Outside The Box Software - Blockheads Clash Game Profile

Blockheads Clash

BlockHeads Clash was a 3D cel-shaded dungeon crawler. It featured a 4 player multiplayer co-op mode, a battle mode, and level editor.

Players venture to a strange place inside cartoon labyrinths where the only weapon is their head - literally. Using their foursquare noggin, players can send foes tumbling or even break the very ground beneath them. Players must also be wary of the labyrinth's deadly hazards, obstacles, and enemies.

The following Gameology Written By: Chris Evans

Game Gallery

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The “cel-shaded” graphical style is a toon shading that can make 3D graphics have a cartoon or comic book look. Jet Set Radio on the Dreamcast was one of the first video games to utilize the “cel-shaded” graphical style. Soon after other games would follow using this graphical style such as Zelda The Wind Waker, Tales of Symphonia and others.

In 2006, I became really intrigued with the cel-shaded graphical style. I was always a fan of the style but in 2006 I also became interested in it from a development standpoint. Earlier in the year, the unreleased CityScape Battle was the first game where I experimented with cel-shaded graphics. At the same time I was experimenting with various other character designs utilizing the cel-shaded style. CityScape Battle was starting to become an ambitious title, so I wanted to do a shorter game in the interim so I could at least get something released in the 2006 calendar year. When I looked over the character designs I created, I just loved the BlockHead characters I created and I choose those characters to create a game around.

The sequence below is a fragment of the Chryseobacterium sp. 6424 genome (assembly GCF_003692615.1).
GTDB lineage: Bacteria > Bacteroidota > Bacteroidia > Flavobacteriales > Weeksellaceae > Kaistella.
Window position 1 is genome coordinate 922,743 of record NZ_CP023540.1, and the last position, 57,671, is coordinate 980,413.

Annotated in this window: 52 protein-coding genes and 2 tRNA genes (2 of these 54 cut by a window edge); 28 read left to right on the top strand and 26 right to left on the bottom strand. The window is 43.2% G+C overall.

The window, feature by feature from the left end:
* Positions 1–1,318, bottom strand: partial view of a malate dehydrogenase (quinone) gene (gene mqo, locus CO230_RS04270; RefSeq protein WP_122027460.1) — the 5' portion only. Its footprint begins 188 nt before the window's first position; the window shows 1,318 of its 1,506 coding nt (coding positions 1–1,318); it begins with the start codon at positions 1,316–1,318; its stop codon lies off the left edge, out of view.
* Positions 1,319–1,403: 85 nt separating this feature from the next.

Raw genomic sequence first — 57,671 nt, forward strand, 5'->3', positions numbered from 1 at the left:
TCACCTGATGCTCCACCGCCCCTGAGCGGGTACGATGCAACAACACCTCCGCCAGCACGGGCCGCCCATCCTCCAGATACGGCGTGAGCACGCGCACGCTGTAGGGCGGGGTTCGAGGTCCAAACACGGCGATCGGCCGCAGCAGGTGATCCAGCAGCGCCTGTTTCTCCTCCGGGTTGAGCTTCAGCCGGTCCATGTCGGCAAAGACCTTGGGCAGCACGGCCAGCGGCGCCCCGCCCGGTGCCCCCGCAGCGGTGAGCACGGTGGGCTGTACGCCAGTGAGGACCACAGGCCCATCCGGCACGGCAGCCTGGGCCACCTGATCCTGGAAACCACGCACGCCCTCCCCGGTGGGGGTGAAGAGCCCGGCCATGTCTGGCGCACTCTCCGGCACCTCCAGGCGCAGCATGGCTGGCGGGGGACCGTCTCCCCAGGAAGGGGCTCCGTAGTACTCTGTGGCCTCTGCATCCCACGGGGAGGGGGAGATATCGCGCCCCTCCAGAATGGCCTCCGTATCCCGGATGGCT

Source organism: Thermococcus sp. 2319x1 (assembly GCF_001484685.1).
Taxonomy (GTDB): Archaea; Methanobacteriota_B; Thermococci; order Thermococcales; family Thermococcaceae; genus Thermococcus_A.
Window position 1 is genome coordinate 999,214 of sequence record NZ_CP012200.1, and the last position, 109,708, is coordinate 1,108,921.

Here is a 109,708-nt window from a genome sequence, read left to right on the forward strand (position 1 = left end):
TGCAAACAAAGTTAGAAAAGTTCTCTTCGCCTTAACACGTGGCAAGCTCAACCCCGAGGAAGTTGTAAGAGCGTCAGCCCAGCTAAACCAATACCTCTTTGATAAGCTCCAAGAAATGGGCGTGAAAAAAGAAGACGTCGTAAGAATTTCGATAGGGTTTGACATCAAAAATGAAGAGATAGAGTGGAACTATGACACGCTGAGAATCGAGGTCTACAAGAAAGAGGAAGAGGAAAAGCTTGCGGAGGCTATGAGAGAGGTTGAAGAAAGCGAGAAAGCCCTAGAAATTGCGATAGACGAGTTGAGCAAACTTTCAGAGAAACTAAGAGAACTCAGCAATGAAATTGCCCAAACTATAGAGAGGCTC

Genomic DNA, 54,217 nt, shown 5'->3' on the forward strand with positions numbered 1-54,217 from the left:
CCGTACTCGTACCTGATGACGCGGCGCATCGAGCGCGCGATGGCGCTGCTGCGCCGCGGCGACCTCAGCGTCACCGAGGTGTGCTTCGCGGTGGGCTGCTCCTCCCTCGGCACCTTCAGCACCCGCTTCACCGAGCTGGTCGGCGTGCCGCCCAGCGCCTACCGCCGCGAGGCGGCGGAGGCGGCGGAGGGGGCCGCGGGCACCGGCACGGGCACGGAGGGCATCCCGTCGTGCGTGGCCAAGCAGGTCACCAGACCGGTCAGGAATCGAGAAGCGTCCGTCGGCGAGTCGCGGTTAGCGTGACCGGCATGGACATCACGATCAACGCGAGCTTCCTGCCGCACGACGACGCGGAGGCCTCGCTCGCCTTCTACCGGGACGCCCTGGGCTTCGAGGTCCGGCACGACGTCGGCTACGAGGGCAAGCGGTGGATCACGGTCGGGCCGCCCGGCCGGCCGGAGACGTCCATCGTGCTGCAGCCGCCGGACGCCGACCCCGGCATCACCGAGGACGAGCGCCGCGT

With all the previous game releases, I had worked with other artists to create characters or to do the 3D modeling. BlockHeads was the first game where I created every single aspect of the game myself. For better or for worse, I did the character designs, 3D modeling, 3D animations, UI, level design, environment modeling, and everything else. This allowed me to develop the game quickly and with a relatively small budget.

BlockHeads Clash took about 4 months to develop from start to finish. I really wanted it to have a arcade dungeon crawler feel. I spent quite a bit of time creating 2-4 player co-op mode where players could jump in at any moment, similar to the old arcade game Gauntlet. Not only was there a 4 player co-op mode but there was a battle mode where all 4 players could battle as well. I wanted something that was more than just a solo experience.

After the first 1.0 release, I added a Level Editor. As the player progressed through the main game, new items would be unlocked in the Level Editor. Players could then save and share the levels they created. I felt the game needed something more to improve replayability and to foster community activity so that is what the Level Editor was intended to address.

The “OTB” Quality

With most of our games we try to have an Outside The Box or “OTB” quality. An element within the game that's either unique or somewhat experimental.